> - A formal profile of ODF for mobile devices
The concept of a profile is well-defined. The
W3C does them all the time. OASIS has them as well. But it
is a good point that we would benefit from having a document that outlines
how to profile ODF.
> > 7) A report on best practices for authoring portable documents
> > 8) A periodic interoperability report on the state of ODF
> > interoperability, with specific recommendations for implementors.
> > What did I miss?
> What I'm missing a little bit is to provide guidance for implementors.
> Simply speaking, the best way to achieve interoperability between
> applications is that these application implement as many of ODF as
> possible and reasonable for the specific application, and with as
> bugs as possible. Tests are helpful to measure the quality of an
> implementation, but they don't help implementors with the implementation
> So far we have suggestion for tests, but we do
not have suggestion how
> we can help implementors in their implementation work.
> It would probably be too simple to just put an "ODF Implementors
> Guidelines" on the list of deliverables, since we don't know
> implementors have issues with implementing ODF, and if so where. So,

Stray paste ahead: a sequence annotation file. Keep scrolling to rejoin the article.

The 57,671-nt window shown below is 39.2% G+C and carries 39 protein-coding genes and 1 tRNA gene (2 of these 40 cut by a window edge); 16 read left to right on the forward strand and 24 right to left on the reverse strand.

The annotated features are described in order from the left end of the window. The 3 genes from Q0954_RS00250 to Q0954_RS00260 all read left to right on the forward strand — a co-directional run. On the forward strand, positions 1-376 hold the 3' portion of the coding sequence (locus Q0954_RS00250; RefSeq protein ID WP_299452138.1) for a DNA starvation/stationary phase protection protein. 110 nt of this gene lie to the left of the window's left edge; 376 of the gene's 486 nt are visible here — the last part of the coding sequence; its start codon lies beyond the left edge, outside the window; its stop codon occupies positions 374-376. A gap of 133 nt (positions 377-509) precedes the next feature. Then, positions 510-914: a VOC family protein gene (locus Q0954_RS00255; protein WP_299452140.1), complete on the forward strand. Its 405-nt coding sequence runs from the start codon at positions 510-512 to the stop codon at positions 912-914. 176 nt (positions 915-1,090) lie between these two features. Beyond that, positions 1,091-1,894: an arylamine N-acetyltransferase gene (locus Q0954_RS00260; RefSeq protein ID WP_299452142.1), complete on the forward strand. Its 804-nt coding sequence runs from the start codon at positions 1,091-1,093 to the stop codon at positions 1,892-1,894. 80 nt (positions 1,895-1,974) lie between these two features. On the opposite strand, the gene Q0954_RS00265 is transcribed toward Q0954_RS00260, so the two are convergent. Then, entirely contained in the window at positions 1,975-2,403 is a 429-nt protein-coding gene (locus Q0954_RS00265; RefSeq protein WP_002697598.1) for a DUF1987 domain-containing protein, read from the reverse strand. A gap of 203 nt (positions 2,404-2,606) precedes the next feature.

> preparing guidelines, which is a huge effort, without knowing where
> issues are has the risk we are doing something no one needs. But what
> about having a mailing list or a forum at opendocument.xml.org that
> oiic TC moderates and that could be used as input for guidelines.
> That is:
> 7) A mailing list or forum for implementors that is moderated by this
> 8) Optionally an implementation guideline document that summarizes
> important guidelines discussed in the mailing list or forum.
So implementation guidelines for interoperability,
we can certainly do that, listing best practices in that area.
But I'm not sure what implementation guidelines in
general would look like. Any ideas We could, for example, give
references that explain how to accomplish certain tasks in ODF. So,
for bezier curves we give a reference to an article that explains the most
efficient way to do the calculations, etc. But this seems like a
lot of work that might not have an audience. ODF is really an encoding
of conventional office documents. The applications already know how
to do all these things. They just, for the most part, need to figure
out how to encode it in ODF. So, text on "How to write a spreadsheet"
would be overkill. But "How to add ODF support to your Application"
might be useful.